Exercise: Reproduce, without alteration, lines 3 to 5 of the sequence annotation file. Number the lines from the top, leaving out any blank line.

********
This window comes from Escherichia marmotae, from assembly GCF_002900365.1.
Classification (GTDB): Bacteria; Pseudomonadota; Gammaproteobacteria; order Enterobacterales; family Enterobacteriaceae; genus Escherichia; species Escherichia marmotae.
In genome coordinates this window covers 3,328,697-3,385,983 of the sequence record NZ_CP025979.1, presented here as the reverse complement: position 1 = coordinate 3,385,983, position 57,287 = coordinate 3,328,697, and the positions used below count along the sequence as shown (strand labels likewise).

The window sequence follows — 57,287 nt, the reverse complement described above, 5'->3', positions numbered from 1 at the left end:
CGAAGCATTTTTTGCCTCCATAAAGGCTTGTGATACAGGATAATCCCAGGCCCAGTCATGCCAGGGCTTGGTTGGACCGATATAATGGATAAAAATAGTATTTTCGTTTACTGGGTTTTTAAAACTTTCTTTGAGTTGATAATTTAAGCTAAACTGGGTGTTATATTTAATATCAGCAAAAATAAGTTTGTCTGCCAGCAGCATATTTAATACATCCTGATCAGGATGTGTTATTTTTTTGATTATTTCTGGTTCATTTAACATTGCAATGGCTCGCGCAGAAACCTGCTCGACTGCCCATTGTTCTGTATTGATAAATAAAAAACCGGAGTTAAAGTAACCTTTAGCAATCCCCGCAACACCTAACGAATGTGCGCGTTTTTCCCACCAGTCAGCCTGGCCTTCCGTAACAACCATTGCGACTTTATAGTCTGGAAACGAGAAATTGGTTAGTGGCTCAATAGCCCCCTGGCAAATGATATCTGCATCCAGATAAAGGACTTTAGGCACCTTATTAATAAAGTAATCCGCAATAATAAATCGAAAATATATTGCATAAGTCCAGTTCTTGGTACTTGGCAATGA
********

In genome coordinates this window covers 3,328,697-3,385,983 of the sequence record NZ_CP025979.1, presented here as the reverse complement: position 1 = coordinate 3,385,983, position 57,287 = coordinate 3,328,697, and the positions used below count along the sequence as shown (strand labels likewise).

The window sequence follows — 57,287 nt, the reverse complement described above, 5'->3', positions numbered from 1 at the left end:
CGAAGCATTTTTTGCCTCCATAAAGGCTTGTGATACAGGATAATCCCAGGCCCAGTCATGCCAGGGCTTGGTTGGACCGATATAATGGATAAAAATAGTATTTTCGTTTACTGGGTTTTTAAAACTTTCTTTGAGTTGATAATTTAAGCTAAACTGGGTGTTATATTTAATATCAGCAAAAATAAGTTTGTCTGCCAGCAGCATATTTAATACATCCTGATCAGGATGTGTTATTTTTTTGATTATTTCTGGTTCATTTAACATTGCAATGGCTCGCGCAGAAACCTGCTCGACTGCCCATTGTTCTGTATTGATAAATAAAAAACCGGAGTTAAAGTAACCTTTAGCAATCCCCGCAACACCTAACGAATGTGCGCGTTTTTCCCACCAGTCAGCCTGGCCTTCCGTAACAACCATTGCGACTTTATAGTCTGGAAACGAGAAATTGGTTAGTGGCTCAATAGCCCCCTGGCAAATGATATCTGCATCCAGATAAAGGACTTTAGGCACCTTATTAATAAAGTAATCCGCAATAATAAATCGAAAATATATTGCATAAGTCCAGTTCTTGGTACTTGGCAATGA